At the end of the day, there is a game here that’s easy to like, but at times, it starts to show its warts.  The game can be very difficult, and I’m not convinced it’s because of good design.  There were levels I failed dozens of times, and most of those failures seemed unavoidable, almost as if the game was fabricating evidence against me (pun intended).  As you may know by now, a good puzzle game makes me want to immediately try again.  This game did not.  I fought myself to continue the majority of the time.  And, if you enjoy standing around and waiting for a lot of a game, this is right up your alley.  Wait, dance, run (slowly), repeat.  A lot.  I’m exaggerating, but only a little bit.  Waiting is necessary, but with that necessity, comes unease.  Add in all the glitches (or whatever you want to classify them as), and Party Hard becomes a game you like, but one you may want to spend time apart from often.  I definitely enjoy this game, I just also have a lot of issues with it.  Sadly, I suspect you will, too.  Pun not intended.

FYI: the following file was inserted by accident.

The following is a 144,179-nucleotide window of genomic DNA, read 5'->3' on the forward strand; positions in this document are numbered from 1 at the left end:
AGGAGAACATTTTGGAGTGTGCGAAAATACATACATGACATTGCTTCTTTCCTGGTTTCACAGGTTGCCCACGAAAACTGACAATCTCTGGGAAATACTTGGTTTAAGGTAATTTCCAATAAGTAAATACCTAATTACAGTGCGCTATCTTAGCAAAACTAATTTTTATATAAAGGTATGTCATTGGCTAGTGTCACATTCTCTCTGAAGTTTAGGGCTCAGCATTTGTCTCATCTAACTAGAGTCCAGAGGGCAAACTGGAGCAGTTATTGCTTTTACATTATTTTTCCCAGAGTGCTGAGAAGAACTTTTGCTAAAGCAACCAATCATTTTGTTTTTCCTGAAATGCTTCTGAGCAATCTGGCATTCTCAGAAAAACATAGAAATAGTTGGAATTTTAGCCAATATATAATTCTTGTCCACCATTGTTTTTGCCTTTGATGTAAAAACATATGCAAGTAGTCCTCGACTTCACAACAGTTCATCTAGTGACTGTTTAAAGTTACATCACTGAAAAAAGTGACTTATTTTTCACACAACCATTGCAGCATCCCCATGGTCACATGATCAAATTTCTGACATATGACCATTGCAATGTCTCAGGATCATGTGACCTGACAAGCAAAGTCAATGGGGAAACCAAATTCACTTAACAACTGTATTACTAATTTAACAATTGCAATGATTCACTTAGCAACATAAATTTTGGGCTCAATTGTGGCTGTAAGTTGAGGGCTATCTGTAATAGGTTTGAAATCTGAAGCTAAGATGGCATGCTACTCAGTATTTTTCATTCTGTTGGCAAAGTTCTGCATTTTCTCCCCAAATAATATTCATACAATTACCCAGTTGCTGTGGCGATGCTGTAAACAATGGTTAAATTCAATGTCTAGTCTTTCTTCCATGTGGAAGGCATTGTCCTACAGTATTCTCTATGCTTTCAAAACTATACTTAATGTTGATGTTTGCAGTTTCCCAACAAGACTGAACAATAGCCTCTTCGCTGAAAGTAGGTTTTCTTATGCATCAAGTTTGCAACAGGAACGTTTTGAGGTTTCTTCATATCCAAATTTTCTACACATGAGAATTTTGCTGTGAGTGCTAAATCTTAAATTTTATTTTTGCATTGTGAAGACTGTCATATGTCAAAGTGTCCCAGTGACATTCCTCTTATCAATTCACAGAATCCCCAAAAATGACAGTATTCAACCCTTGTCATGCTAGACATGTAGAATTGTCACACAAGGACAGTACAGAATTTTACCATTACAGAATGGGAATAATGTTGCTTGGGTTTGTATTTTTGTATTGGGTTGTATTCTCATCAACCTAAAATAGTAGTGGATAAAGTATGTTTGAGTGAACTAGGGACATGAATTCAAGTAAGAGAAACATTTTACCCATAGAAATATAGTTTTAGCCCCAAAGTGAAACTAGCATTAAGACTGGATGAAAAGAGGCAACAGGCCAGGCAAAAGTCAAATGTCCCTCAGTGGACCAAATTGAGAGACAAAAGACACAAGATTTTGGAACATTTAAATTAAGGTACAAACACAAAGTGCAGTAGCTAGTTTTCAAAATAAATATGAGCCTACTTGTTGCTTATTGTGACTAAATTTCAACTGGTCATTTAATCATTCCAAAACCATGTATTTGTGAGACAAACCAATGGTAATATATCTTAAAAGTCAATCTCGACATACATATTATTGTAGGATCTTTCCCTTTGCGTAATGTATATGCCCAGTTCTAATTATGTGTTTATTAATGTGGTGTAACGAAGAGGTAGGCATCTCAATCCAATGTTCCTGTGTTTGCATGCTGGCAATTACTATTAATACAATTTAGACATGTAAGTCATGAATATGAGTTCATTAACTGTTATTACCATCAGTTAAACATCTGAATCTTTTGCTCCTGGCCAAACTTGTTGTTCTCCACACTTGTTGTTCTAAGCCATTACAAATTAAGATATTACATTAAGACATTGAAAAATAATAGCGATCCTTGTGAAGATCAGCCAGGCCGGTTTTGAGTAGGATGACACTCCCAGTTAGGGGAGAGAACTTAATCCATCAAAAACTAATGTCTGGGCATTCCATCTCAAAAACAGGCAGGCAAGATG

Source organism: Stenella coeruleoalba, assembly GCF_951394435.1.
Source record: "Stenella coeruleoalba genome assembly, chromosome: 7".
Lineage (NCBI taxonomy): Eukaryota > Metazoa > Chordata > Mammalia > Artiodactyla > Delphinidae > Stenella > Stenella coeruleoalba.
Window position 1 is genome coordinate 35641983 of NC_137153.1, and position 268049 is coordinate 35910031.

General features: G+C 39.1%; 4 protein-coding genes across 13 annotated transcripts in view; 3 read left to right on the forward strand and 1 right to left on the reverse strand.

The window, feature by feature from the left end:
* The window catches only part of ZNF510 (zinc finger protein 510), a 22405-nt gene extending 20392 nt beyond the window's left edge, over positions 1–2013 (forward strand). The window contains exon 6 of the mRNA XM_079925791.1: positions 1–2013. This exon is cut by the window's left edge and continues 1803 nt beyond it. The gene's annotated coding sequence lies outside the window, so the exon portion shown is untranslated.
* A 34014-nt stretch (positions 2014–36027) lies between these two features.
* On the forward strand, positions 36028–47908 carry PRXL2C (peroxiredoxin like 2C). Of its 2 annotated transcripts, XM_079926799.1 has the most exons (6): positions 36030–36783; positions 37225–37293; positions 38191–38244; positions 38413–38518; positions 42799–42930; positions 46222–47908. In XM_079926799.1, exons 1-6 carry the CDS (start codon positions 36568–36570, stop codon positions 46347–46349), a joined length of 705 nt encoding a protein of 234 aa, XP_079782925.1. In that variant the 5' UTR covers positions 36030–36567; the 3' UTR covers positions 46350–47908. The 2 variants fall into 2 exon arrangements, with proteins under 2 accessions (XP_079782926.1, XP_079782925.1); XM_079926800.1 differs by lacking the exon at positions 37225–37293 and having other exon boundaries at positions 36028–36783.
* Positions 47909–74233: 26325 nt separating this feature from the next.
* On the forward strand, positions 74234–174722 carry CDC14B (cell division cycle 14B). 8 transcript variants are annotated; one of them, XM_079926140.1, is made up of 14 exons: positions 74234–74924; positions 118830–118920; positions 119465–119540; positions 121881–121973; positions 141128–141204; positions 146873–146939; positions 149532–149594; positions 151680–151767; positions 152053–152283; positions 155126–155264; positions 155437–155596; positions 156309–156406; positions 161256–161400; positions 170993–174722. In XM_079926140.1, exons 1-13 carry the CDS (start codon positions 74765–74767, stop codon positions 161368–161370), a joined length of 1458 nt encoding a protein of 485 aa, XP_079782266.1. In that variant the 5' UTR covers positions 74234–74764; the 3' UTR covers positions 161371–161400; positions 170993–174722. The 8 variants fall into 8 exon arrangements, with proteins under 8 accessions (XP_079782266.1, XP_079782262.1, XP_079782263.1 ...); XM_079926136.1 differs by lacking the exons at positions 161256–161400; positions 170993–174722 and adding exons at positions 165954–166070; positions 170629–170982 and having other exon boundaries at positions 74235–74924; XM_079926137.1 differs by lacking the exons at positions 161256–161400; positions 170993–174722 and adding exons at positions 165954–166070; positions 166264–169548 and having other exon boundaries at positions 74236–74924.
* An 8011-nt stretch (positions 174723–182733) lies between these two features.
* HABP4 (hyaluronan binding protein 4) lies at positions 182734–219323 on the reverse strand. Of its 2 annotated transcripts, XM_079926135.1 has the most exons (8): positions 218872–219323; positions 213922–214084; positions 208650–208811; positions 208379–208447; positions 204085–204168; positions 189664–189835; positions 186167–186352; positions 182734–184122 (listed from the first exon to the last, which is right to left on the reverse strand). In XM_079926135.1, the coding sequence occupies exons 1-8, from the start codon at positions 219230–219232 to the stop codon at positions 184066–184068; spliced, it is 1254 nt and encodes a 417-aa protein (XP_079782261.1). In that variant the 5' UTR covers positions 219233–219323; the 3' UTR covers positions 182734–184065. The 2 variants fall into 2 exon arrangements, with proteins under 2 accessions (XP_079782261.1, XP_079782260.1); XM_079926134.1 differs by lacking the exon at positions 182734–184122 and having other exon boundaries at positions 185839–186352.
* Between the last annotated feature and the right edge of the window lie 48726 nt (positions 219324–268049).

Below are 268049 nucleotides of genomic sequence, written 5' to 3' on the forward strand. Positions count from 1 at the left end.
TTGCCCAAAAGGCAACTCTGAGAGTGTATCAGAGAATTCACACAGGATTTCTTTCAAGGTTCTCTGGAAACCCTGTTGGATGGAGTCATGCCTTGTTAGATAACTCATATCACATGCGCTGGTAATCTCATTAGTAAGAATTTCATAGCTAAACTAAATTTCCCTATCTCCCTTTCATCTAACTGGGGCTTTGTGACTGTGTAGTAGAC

PS to the developers:  I really hope the level editor that is out in beta for PC comes to consoles, too.  I think that’d be really fun to explore, both creatively, and by playing other players’ levels.  Add in new Achievements, and it’s even more worth a look in my eyes.  Make it happen, guys!!

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Party Hard is available now on PlayStation 4 and Xbox One for $12.99.  You can also get it on Steam and Android for $12.89, and an iOS version will be out at some point.  A code was provided by tinyBuild for the purpose of this review.

 

https://gaming.youtube.com/watch?v=MQqo2ODQgAM&feature=share